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Haste over land rights bill not just in aid of buying votes*

Author: Aninka Claassens

Land restitution was intended to undo the boundaries of the former Bantustans, but the government seems to have ‘changed tack’ since 1994.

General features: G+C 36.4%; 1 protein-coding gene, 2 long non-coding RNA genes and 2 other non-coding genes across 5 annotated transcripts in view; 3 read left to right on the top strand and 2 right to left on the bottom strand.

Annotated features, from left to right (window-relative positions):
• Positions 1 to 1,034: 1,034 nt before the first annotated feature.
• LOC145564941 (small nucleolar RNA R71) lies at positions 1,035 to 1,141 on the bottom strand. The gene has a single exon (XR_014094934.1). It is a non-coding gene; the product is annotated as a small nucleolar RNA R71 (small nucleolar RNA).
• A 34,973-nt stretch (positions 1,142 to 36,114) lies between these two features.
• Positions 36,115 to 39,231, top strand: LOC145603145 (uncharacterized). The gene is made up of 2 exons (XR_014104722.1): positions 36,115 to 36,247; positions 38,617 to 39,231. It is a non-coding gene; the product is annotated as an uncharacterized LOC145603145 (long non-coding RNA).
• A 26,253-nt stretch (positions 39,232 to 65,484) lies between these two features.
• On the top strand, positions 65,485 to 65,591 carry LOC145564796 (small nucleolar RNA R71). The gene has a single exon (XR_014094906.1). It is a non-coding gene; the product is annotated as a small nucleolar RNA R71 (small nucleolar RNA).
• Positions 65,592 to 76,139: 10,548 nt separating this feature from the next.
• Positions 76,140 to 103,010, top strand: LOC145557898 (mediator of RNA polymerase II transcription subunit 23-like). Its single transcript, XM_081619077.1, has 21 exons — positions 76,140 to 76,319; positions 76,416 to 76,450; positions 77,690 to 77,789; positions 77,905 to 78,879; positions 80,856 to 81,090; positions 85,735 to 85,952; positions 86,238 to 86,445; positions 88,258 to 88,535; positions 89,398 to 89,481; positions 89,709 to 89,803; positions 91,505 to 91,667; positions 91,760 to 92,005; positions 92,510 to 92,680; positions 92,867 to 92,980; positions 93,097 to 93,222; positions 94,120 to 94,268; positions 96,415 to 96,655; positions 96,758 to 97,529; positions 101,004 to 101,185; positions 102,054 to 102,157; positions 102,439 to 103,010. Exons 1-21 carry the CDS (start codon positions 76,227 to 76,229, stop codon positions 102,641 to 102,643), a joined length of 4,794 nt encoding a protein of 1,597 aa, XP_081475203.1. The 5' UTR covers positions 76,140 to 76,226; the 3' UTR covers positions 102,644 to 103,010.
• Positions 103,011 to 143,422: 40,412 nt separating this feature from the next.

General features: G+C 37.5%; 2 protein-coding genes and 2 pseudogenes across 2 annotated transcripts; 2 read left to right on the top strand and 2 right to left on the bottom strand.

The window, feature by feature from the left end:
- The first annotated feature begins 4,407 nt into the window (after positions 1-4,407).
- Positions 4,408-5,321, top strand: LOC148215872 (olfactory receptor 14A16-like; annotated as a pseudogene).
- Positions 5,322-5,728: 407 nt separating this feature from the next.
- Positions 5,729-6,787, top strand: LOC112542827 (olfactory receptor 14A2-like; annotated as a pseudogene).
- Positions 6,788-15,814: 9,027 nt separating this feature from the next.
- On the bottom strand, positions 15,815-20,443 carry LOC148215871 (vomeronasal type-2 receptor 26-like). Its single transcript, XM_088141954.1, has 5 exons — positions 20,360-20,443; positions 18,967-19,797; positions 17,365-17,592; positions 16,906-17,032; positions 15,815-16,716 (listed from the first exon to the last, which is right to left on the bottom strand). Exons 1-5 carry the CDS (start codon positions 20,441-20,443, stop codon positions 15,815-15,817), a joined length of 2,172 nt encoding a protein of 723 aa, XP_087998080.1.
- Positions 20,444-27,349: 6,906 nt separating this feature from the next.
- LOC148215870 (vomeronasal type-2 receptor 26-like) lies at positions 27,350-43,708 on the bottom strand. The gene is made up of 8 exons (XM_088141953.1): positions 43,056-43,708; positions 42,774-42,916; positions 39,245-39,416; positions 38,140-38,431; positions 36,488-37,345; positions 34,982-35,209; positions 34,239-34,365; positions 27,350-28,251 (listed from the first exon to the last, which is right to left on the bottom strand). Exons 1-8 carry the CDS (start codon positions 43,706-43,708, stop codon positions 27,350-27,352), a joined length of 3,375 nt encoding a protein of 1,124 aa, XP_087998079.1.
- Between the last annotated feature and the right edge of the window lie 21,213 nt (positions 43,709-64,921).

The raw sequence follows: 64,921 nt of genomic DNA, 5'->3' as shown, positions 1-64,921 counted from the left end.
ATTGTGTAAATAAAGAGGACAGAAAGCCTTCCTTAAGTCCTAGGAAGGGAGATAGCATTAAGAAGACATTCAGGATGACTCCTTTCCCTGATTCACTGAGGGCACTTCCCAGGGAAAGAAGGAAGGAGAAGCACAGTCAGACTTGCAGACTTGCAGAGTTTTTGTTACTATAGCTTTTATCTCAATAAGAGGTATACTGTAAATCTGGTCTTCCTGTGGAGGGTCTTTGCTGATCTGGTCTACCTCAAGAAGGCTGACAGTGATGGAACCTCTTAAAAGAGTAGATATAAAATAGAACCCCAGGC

New laws re-entrench those boundaries and the Restitution of Land Rights Amendment Bill ‘will be used to bolster the power of traditional leaders at the expense of those who were actually removed’. In an analysis on the Custom Contested site, Aninka Claassens, of the Centre for Law and Society at UCT, adds that in an attempt to avoid a legal challenge, the amendment Bill does not even mention its main beneficiaries – the traditional leaders – who are being encouraged to claim vast swathes of land on behalf of their communities. However, she points out that large-scale transfers to traditional leaders would undermine the tenure security guaranteed under section 25(6) of the Constitution for the most vulnerable, especially rural women. ‘Such transfers almost certainly would face challenge, case by case, if traditional leaders succeed in their claims,’ she says. Claassens adds: ‘The reality is that this Bill is not just an empty pre-election promise. It is an attempt to divert the benefits of the restitution programme away from those who were forcibly removed in the past, to traditional leaders claiming to act on their behalf.’ She notes that the department has already refused to transfer restitution land to some communal property associations for more than 10 years, even when signed settlement agreements and court orders were in place. ‘Restitution awards are being held back so that the land can be transferred to traditional institutions under proposed legislation that is still in the pipeline’. However, the government cannot get away with denying these ‘clearly articulated rights’ indefinitely. Says Claassens: ‘The combination of large numbers of new claims and a minute budget creates ideal cover for prioritising the claims of the politically well-connected, at the expense of those they consider a threat.’

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